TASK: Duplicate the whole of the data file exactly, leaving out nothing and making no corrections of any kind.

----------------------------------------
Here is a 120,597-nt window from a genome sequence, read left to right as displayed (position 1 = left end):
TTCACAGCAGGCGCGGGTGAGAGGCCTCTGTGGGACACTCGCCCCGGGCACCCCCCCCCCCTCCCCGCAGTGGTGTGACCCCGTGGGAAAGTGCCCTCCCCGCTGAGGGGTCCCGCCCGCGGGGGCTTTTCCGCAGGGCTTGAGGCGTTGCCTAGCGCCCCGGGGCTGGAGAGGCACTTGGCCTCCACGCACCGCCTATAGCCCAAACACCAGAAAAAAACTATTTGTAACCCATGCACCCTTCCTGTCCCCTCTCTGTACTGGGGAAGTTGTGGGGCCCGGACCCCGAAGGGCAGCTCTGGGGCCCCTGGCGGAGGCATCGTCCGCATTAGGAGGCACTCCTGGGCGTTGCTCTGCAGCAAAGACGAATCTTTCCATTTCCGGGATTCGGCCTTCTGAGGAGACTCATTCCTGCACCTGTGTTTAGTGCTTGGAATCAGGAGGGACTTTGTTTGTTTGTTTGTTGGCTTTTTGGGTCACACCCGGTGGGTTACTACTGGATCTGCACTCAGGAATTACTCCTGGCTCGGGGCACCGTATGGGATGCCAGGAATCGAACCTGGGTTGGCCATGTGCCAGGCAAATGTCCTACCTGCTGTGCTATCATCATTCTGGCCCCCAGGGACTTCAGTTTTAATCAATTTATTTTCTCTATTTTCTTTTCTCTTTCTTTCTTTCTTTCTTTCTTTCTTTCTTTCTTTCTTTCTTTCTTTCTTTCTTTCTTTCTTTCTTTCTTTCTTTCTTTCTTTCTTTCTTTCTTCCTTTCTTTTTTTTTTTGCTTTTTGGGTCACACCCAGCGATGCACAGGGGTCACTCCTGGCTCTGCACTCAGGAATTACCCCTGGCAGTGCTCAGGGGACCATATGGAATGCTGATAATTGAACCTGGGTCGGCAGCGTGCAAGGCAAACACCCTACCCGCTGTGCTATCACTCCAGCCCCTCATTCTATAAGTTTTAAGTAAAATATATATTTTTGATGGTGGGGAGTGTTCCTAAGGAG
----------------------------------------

Here is a 120,597-nt window from a genome sequence, read left to right as displayed (position 1 = left end):
TTCACAGCAGGCGCGGGTGAGAGGCCTCTGTGGGACACTCGCCCCGGGCACCCCCCCCCCCTCCCCGCAGTGGTGTGACCCCGTGGGAAAGTGCCCTCCCCGCTGAGGGGTCCCGCCCGCGGGGGCTTTTCCGCAGGGCTTGAGGCGTTGCCTAGCGCCCCGGGGCTGGAGAGGCACTTGGCCTCCACGCACCGCCTATAGCCCAAACACCAGAAAAAAACTATTTGTAACCCATGCACCCTTCCTGTCCCCTCTCTGTACTGGGGAAGTTGTGGGGCCCGGACCCCGAAGGGCAGCTCTGGGGCCCCTGGCGGAGGCATCGTCCGCATTAGGAGGCACTCCTGGGCGTTGCTCTGCAGCAAAGACGAATCTTTCCATTTCCGGGATTCGGCCTTCTGAGGAGACTCATTCCTGCACCTGTGTTTAGTGCTTGGAATCAGGAGGGACTTTGTTTGTTTGTTTGTTGGCTTTTTGGGTCACACCCGGTGGGTTACTACTGGATCTGCACTCAGGAATTACTCCTGGCTCGGGGCACCGTATGGGATGCCAGGAATCGAACCTGGGTTGGCCATGTGCCAGGCAAATGTCCTACCTGCTGTGCTATCATCATTCTGGCCCCCAGGGACTTCAGTTTTAATCAATTTATTTTCTCTATTTTCTTTTCTCTTTCTTTCTTTCTTTCTTTCTTTCTTTCTTTCTTTCTTTCTTTCTTTCTTTCTTTCTTTCTTTCTTTCTTTCTTTCTTTCTTTCTTTCTTTCTTCCTTTCTTTTTTTTTTTGCTTTTTGGGTCACACCCAGCGATGCACAGGGGTCACTCCTGGCTCTGCACTCAGGAATTACCCCTGGCAGTGCTCAGGGGACCATATGGAATGCTGATAATTGAACCTGGGTCGGCAGCGTGCAAGGCAAACACCCTACCCGCTGTGCTATCACTCCAGCCCCTCATTCTATAAGTTTTAAGTAAAATATATATTTTTGATGGTGGGGAGTGTTCCTAAGGAG